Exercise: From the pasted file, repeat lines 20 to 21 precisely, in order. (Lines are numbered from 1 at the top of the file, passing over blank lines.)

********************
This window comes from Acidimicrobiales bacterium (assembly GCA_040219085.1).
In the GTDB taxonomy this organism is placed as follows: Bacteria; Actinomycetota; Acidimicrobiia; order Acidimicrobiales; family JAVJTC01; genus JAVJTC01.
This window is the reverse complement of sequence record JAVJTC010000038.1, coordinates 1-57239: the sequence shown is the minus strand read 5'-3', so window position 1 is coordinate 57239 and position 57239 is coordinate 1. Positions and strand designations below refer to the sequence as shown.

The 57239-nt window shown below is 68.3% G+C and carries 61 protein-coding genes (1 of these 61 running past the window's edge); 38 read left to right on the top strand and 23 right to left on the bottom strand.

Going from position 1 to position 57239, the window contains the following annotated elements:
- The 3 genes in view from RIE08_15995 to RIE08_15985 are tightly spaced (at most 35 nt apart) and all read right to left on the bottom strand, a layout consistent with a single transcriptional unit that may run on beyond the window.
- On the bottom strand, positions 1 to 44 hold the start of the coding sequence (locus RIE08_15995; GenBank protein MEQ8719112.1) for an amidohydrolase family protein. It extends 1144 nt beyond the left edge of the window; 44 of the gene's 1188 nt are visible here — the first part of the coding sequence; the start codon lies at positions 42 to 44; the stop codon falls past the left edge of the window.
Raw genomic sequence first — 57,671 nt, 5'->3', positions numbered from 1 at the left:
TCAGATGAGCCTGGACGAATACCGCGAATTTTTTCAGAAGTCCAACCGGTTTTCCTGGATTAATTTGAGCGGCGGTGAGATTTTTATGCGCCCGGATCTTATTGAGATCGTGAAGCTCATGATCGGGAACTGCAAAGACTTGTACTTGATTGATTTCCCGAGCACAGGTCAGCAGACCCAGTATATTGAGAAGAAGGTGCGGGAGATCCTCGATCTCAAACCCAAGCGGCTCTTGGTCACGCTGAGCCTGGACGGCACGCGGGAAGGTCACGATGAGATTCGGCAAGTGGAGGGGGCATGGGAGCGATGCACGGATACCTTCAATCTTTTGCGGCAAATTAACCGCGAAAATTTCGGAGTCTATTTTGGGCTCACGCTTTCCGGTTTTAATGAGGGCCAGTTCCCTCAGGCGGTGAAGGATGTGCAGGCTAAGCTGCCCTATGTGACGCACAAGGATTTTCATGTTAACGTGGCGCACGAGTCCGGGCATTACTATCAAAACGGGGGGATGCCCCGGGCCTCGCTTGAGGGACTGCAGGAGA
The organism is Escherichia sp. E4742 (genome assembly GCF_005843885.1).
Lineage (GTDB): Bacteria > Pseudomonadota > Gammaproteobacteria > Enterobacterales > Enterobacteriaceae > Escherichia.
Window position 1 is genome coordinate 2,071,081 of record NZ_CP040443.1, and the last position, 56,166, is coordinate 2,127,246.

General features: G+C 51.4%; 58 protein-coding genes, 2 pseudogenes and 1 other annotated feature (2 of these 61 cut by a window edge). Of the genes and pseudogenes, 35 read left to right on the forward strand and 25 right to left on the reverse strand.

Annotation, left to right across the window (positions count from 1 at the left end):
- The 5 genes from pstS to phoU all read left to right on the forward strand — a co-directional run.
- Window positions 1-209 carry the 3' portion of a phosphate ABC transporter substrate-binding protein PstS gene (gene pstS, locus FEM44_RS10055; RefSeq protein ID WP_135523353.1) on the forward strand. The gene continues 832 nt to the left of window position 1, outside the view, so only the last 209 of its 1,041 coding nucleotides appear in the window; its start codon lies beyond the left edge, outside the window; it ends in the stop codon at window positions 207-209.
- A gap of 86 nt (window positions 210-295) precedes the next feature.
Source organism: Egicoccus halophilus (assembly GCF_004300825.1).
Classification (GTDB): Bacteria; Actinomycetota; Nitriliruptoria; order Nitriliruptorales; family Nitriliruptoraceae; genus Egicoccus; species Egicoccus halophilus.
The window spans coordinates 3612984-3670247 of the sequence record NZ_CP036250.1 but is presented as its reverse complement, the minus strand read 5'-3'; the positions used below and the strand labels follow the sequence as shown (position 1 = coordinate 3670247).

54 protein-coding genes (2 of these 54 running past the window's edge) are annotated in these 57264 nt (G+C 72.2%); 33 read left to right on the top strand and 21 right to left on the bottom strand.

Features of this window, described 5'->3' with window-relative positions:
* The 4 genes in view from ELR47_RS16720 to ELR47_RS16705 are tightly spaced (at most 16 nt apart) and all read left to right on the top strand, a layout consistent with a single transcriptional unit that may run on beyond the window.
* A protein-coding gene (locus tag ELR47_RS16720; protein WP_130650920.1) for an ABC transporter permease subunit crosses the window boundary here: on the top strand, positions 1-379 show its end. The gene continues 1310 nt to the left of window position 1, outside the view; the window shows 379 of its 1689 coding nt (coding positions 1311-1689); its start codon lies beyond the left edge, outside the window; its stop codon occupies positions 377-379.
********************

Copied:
The window spans coordinates 3612984-3670247 of the sequence record NZ_CP036250.1 but is presented as its reverse complement, the minus strand read 5'-3'; the positions used below and the strand labels follow the sequence as shown (position 1 = coordinate 3670247).

54 protein-coding genes (2 of these 54 running past the window's edge) are annotated in these 57264 nt (G+C 72.2%); 33 read left to right on the top strand and 21 right to left on the bottom strand.